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Twelfth Night - 2017

 Review by Lucy Daniel Raby

The last time I saw this play at Polesden Lacey, it was a stormy summer night and the heavens opened. The Dads in our party erected shelters from tarpaulins, and the kids thought it the best fun ever; never mind the Shakespeare.  It was hard to hear the actors’ voices over the thunder, but everyone soldiered on.

This time could not have been more different. It was a stunning blue-sky day and the sun blazed down on us all. Watching open air Shakespeare in the gorgeous surroundings of Polesden Lacey is always a pleasure, but especially so when performed by the current Polesden Lacey Shakespeare team.

Twelfth Night is possibly one of my favourite Shakespeare plays, a classic comedy dealing with love, loss, romance, mistaken identity, cross dressing, puritanism, separated siblings and repressed desire.

The stage set suggested a Summer Garden, with cleverly designed staircases and balconies for the cast to move around in whilst ducking and diving, eavesdropping and generally causing mischief. There was also a bridge and semi circular cordoned off area reminiscent of the Shakespearean apron stage, enabling the cast to come amongst the audience from time to time, making the whole production more accessible.

Perdix , the live period musicians, set the scene and maintained the theme of ‘music being the food of love’ throughout.

Setting the play in the time of Charles 1st made a refreshing change from the traditional Elizabethan style, and brought with it a flavour of the puritanism that was on the rise at the time. The costume design worked particularly well with Malvolio’s character, a conflicted, frustrated prig with secret romantic aspirations.

Talking of characters, there were some excellent nuanced performances from all. We recognise these timeless archetypes in our everyday lives; the pompous social climber, the slack fibred drunkard, the gullible fool, the confused young people with no self-knowledge – all of life was there.

Sir Toby Belch, played by Matt Henry, was a convincing drunk who sobered up enough throughout the play for us to make us think he deserved the favours of Maria, played with an infectious naughtiness by Joy Tinniswood. Sophie O’Shea’s Viola did justice to the androgynous complexity of the part and made a convincing young man and woman. When Feste sang a sad song, her tears at the loss of her brother were genuinely moving.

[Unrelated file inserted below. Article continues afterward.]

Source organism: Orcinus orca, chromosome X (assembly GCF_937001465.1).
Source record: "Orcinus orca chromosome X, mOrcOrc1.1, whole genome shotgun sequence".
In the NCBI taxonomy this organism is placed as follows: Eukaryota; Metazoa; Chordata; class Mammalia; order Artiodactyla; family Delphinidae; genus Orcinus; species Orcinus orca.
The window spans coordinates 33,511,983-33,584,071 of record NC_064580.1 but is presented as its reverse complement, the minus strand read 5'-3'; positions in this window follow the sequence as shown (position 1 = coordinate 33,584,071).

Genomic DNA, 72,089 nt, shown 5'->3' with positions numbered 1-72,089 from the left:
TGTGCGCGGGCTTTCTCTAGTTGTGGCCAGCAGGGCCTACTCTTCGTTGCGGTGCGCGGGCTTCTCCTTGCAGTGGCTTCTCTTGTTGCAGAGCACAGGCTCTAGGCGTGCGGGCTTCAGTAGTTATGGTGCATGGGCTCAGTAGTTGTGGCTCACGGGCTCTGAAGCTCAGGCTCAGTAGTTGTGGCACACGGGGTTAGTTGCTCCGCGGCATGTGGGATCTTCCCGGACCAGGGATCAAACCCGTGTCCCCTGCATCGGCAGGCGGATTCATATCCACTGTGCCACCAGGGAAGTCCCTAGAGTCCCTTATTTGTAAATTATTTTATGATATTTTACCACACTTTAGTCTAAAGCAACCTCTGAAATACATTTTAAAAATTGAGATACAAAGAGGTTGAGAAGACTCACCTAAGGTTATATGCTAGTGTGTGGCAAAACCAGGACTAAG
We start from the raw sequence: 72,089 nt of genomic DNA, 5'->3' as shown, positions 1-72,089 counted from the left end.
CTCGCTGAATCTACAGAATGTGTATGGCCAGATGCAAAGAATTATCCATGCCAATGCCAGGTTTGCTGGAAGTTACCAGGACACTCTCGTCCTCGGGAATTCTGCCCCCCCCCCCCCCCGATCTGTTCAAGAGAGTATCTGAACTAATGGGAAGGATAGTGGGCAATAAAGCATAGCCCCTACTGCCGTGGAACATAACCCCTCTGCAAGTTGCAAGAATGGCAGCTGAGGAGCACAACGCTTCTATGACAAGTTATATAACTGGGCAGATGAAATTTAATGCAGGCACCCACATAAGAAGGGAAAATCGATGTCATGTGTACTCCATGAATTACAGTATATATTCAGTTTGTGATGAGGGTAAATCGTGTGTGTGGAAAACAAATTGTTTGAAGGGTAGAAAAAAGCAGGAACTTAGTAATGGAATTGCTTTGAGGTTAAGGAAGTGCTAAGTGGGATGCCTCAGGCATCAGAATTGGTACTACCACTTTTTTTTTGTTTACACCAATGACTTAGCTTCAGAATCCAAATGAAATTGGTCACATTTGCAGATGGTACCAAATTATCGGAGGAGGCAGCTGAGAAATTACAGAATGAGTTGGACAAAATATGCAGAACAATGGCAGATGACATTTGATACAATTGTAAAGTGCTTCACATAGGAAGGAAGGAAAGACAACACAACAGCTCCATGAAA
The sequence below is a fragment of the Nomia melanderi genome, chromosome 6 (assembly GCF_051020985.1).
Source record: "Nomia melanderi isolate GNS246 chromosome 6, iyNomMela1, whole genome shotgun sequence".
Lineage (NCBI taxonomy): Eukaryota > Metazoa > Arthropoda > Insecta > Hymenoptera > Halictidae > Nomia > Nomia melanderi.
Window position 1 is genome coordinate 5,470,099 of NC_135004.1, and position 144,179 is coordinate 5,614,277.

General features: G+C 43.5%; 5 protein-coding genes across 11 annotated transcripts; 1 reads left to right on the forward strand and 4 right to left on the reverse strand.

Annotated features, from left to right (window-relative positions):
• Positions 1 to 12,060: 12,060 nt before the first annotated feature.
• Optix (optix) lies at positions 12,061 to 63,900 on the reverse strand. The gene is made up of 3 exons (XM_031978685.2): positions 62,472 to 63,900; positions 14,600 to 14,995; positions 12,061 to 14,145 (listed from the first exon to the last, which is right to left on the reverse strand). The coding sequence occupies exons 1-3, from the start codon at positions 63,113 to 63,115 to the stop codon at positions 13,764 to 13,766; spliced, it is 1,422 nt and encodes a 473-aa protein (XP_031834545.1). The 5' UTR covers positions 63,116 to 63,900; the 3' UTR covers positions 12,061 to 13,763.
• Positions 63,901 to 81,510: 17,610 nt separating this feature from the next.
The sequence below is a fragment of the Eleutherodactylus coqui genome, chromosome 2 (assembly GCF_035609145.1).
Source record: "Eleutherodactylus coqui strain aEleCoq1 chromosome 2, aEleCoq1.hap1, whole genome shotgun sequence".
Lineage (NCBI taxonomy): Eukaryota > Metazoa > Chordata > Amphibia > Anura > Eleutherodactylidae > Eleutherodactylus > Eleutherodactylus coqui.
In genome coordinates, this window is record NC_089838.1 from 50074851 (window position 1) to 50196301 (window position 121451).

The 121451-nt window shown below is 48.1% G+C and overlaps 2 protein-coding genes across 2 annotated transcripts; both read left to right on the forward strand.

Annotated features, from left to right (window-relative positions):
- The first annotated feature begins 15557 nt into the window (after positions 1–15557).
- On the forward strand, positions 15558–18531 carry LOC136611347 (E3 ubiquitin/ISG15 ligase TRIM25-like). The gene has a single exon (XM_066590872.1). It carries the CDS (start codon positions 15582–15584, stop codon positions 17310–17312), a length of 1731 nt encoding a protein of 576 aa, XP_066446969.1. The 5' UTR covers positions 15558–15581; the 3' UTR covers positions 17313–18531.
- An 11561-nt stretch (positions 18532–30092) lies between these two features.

Stuart Finlayson’s rendition of Feste was excellent and very original, and he came across as the wisest and smartest character of all. Stuart has a lot of comedy in him, but he can also deliver a nuanced performance and his songs were beautifully done. Lisa Ray made a beautiful and gracious Olivia, lovelorn and confused, somewhat haughty, but always sympathetic.

And Malvolio’s interpretation was one of the best I’ve seen. I have always laughed at his character, and Gary Andrews’ performance was hilarious, but I have never felt sorry for him before. In the final scene, the pathos came across loud and clear; the sight of Malvolio in his nightshirt, a broken man after discovering how he had been humiliated and ridiculed, again nearly brought tears to my eyes. How many of us have experienced this long ago in the school playground? Or in our nightmares, or paranoid imaginings?

Shakespeare says it all and shows it all. I was once again reminded of how he balances the polarities of life; darkness and light, sadness and comedy, love and hate.  Despite the broad comedy, sophisticated wit and farce, there is a thread of sadness pulsing through the play, and this excellent production really brought it home to us.

Shakespeare at Polesden Lacey is one of the greatest pleasures of Summer in the South, and I look forward to more in the future.

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